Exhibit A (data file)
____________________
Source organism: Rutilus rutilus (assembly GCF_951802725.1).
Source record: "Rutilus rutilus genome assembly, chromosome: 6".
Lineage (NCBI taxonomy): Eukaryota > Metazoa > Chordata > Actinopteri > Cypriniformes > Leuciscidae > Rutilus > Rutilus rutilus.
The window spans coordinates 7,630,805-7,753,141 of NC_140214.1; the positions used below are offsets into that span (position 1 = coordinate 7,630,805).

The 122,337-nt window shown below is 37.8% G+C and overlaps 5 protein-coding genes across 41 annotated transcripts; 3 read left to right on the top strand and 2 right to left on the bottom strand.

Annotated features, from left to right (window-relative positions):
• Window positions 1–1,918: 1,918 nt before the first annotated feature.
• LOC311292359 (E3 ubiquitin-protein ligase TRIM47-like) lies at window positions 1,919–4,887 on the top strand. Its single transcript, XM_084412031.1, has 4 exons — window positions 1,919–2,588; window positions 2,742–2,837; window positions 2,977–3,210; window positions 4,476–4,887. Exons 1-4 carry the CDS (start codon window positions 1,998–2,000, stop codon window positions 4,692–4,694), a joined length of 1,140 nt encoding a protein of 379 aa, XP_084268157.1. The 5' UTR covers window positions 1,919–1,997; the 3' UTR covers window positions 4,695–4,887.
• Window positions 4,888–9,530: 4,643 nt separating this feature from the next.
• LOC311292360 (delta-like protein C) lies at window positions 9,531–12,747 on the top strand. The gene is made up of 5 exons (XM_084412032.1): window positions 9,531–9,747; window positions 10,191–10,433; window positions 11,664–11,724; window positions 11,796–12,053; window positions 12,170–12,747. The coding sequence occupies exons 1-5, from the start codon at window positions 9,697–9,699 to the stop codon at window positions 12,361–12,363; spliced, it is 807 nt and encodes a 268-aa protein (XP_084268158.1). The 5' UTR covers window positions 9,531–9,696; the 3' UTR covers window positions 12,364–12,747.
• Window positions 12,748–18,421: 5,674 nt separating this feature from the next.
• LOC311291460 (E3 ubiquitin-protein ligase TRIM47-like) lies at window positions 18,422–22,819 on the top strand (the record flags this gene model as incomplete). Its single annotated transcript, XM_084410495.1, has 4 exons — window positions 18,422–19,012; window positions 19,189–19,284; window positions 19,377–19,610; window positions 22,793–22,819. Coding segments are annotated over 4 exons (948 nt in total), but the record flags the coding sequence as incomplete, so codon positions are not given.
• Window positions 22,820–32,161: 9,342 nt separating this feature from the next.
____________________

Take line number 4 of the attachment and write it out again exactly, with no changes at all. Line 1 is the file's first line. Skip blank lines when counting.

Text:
The window spans coordinates 7,630,805-7,753,141 of NC_140214.1; the positions used below are offsets into that span (position 1 = coordinate 7,630,805).